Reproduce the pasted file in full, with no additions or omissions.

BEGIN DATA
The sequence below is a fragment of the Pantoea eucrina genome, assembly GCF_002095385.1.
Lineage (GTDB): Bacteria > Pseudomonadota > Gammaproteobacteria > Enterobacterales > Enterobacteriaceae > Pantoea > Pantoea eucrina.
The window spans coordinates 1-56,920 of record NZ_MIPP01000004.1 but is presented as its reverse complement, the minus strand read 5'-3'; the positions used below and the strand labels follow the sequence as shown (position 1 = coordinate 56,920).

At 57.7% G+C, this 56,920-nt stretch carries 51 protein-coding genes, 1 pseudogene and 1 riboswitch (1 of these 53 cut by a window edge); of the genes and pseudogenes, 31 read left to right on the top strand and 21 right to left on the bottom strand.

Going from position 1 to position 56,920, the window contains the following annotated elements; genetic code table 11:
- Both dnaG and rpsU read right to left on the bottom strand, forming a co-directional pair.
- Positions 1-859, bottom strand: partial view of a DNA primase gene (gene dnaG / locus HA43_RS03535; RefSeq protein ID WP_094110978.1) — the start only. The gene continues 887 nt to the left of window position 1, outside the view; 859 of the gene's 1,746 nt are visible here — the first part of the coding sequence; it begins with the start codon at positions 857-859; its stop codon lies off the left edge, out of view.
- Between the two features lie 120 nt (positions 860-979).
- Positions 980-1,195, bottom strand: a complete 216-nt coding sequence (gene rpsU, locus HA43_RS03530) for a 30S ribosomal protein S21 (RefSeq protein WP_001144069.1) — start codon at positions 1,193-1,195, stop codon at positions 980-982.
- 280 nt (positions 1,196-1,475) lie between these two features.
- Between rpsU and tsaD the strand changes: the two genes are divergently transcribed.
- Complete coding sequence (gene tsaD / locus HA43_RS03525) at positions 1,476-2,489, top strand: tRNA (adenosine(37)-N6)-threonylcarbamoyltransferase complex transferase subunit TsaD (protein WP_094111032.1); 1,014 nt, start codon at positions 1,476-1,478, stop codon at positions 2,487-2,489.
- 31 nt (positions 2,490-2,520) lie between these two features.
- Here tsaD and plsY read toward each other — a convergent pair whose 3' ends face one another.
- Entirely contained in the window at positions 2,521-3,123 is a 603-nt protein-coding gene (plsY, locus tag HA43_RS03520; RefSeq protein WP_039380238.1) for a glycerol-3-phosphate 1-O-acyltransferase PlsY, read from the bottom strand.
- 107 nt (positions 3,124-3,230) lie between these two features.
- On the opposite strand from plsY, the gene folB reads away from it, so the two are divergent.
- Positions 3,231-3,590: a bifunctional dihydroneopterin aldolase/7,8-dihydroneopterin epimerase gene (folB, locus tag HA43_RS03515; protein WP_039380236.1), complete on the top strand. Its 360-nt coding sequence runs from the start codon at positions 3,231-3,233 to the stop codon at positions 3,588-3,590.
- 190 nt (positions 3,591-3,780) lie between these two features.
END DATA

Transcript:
The sequence below is a fragment of the Pantoea eucrina genome, assembly GCF_002095385.1.
Lineage (GTDB): Bacteria > Pseudomonadota > Gammaproteobacteria > Enterobacterales > Enterobacteriaceae > Pantoea > Pantoea eucrina.
The window spans coordinates 1-56,920 of record NZ_MIPP01000004.1 but is presented as its reverse complement, the minus strand read 5'-3'; the positions used below and the strand labels follow the sequence as shown (position 1 = coordinate 56,920).

At 57.7% G+C, this 56,920-nt stretch carries 51 protein-coding genes, 1 pseudogene and 1 riboswitch (1 of these 53 cut by a window edge); of the genes and pseudogenes, 31 read left to right on the top strand and 21 right to left on the bottom strand.

Going from position 1 to position 56,920, the window contains the following annotated elements; genetic code table 11:
- Both dnaG and rpsU read right to left on the bottom strand, forming a co-directional pair.
- Positions 1-859, bottom strand: partial view of a DNA primase gene (gene dnaG / locus HA43_RS03535; RefSeq protein ID WP_094110978.1) — the start only. The gene continues 887 nt to the left of window position 1, outside the view; 859 of the gene's 1,746 nt are visible here — the first part of the coding sequence; it begins with the start codon at positions 857-859; its stop codon lies off the left edge, out of view.
- Between the two features lie 120 nt (positions 860-979).
- Positions 980-1,195, bottom strand: a complete 216-nt coding sequence (gene rpsU, locus HA43_RS03530) for a 30S ribosomal protein S21 (RefSeq protein WP_001144069.1) — start codon at positions 1,193-1,195, stop codon at positions 980-982.
- 280 nt (positions 1,196-1,475) lie between these two features.
- Between rpsU and tsaD the strand changes: the two genes are divergently transcribed.
- Complete coding sequence (gene tsaD / locus HA43_RS03525) at positions 1,476-2,489, top strand: tRNA (adenosine(37)-N6)-threonylcarbamoyltransferase complex transferase subunit TsaD (protein WP_094111032.1); 1,014 nt, start codon at positions 1,476-1,478, stop codon at positions 2,487-2,489.
- 31 nt (positions 2,490-2,520) lie between these two features.
- Here tsaD and plsY read toward each other — a convergent pair whose 3' ends face one another.
- Entirely contained in the window at positions 2,521-3,123 is a 603-nt protein-coding gene (plsY, locus tag HA43_RS03520; RefSeq protein WP_039380238.1) for a glycerol-3-phosphate 1-O-acyltransferase PlsY, read from the bottom strand.
- 107 nt (positions 3,124-3,230) lie between these two features.
- On the opposite strand from plsY, the gene folB reads away from it, so the two are divergent.
- Positions 3,231-3,590: a bifunctional dihydroneopterin aldolase/7,8-dihydroneopterin epimerase gene (folB, locus tag HA43_RS03515; protein WP_039380236.1), complete on the top strand. Its 360-nt coding sequence runs from the start codon at positions 3,231-3,233 to the stop codon at positions 3,588-3,590.
- 190 nt (positions 3,591-3,780) lie between these two features.